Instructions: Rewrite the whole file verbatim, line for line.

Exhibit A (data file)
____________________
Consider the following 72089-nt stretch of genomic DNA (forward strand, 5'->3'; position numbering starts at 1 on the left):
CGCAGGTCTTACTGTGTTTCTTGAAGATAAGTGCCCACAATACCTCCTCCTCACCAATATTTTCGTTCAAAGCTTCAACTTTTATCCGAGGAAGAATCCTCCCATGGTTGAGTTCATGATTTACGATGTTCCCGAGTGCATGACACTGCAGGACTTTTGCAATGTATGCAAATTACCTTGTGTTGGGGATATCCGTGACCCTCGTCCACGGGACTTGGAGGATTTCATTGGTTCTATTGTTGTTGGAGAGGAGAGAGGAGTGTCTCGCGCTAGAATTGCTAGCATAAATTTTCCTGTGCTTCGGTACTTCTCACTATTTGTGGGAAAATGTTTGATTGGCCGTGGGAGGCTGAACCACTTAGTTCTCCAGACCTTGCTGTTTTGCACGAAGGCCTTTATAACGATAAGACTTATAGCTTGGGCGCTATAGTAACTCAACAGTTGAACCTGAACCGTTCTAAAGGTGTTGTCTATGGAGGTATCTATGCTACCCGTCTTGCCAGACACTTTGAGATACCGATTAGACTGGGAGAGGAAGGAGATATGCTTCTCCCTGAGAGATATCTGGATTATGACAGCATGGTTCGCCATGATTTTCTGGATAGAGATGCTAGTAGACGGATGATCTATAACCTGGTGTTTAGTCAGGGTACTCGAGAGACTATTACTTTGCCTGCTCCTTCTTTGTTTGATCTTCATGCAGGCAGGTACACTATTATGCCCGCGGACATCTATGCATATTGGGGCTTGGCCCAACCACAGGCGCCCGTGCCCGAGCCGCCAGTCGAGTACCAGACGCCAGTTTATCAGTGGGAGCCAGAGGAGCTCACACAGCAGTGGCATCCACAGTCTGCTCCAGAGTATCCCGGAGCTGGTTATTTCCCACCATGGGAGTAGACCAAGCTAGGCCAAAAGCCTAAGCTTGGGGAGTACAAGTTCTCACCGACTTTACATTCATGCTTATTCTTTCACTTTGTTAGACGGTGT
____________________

Consider the following 72089-nt stretch of genomic DNA (forward strand, 5'->3'; position numbering starts at 1 on the left):
CGCAGGTCTTACTGTGTTTCTTGAAGATAAGTGCCCACAATACCTCCTCCTCACCAATATTTTCGTTCAAAGCTTCAACTTTTATCCGAGGAAGAATCCTCCCATGGTTGAGTTCATGATTTACGATGTTCCCGAGTGCATGACACTGCAGGACTTTTGCAATGTATGCAAATTACCTTGTGTTGGGGATATCCGTGACCCTCGTCCACGGGACTTGGAGGATTTCATTGGTTCTATTGTTGTTGGAGAGGAGAGAGGAGTGTCTCGCGCTAGAATTGCTAGCATAAATTTTCCTGTGCTTCGGTACTTCTCACTATTTGTGGGAAAATGTTTGATTGGCCGTGGGAGGCTGAACCACTTAGTTCTCCAGACCTTGCTGTTTTGCACGAAGGCCTTTATAACGATAAGACTTATAGCTTGGGCGCTATAGTAACTCAACAGTTGAACCTGAACCGTTCTAAAGGTGTTGTCTATGGAGGTATCTATGCTACCCGTCTTGCCAGACACTTTGAGATACCGATTAGACTGGGAGAGGAAGGAGATATGCTTCTCCCTGAGAGATATCTGGATTATGACAGCATGGTTCGCCATGATTTTCTGGATAGAGATGCTAGTAGACGGATGATCTATAACCTGGTGTTTAGTCAGGGTACTCGAGAGACTATTACTTTGCCTGCTCCTTCTTTGTTTGATCTTCATGCAGGCAGGTACACTATTATGCCCGCGGACATCTATGCATATTGGGGCTTGGCCCAACCACAGGCGCCCGTGCCCGAGCCGCCAGTCGAGTACCAGACGCCAGTTTATCAGTGGGAGCCAGAGGAGCTCACACAGCAGTGGCATCCACAGTCTGCTCCAGAGTATCCCGGAGCTGGTTATTTCCCACCATGGGAGTAGACCAAGCTAGGCCAAAAGCCTAAGCTTGGGGAGTACAAGTTCTCACCGACTTTACATTCATGCTTATTCTTTCACTTTGTTAGACGGTGT